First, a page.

Black Velvet, A Rasquache Aesthetic exhibit
This exhibit argues the opposite sides of aesthetic. Rasquache or rasquachismo, according to Chicano art historian Dr. Tomas Ybarra Frausto is the “politics of making do.”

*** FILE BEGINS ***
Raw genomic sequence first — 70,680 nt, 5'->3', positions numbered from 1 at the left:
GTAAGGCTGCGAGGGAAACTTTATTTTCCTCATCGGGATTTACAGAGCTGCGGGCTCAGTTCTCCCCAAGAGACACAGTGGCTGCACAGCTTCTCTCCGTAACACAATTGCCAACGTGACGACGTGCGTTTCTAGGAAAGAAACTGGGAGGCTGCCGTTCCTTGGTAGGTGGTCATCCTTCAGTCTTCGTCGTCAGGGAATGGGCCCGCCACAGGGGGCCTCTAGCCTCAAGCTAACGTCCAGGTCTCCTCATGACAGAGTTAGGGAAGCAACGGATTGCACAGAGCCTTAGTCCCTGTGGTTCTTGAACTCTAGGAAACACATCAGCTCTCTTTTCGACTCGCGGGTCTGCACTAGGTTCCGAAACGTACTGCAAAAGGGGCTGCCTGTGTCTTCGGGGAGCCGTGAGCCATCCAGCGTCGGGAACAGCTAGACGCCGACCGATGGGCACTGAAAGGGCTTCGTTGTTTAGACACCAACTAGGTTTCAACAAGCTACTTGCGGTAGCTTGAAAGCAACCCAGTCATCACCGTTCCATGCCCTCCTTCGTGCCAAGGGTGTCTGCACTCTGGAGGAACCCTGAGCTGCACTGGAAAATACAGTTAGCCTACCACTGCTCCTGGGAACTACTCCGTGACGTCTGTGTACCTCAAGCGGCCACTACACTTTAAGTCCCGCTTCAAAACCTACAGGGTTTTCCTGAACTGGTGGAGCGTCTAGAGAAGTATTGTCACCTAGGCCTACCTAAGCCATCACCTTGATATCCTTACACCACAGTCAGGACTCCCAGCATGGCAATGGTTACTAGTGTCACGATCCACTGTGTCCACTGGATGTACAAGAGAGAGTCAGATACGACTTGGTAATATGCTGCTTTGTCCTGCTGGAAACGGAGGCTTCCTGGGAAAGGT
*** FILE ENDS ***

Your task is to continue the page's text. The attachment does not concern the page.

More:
In Spanish, it is a slang term meaning tacky or shoddy in a lower-class manner, or from an underdog perspective. As a painting type, it has simultaneously been ridiculed and loved, considered low art and reviled, or affordable art. It is admired mostly because of the pop subjects painted – Popocatépetl, an Elvis, a John Wayne, a Marilyn, a Jesus, a Virgin of Guadalupe or the cute puppy with a shoe. Some consider it folk art, others kitsch and is loved for its irreverence. It has been collected and kept for decades. The paintings in this collection tell a story of a borderless geography with a range of themes and styles, with vintage origins in Europe and the Far East and their final import into the Mexican-US borderlands and Canada. Diana Rivera, Elena Herrada and Minerva T. Martinez are curating the traveling exhibit of the once ubiquitous paintings first exhibited at Casa de Rosado gallery in Lansing, MI and now at the Mexicantown-Latino gallery in Detroit.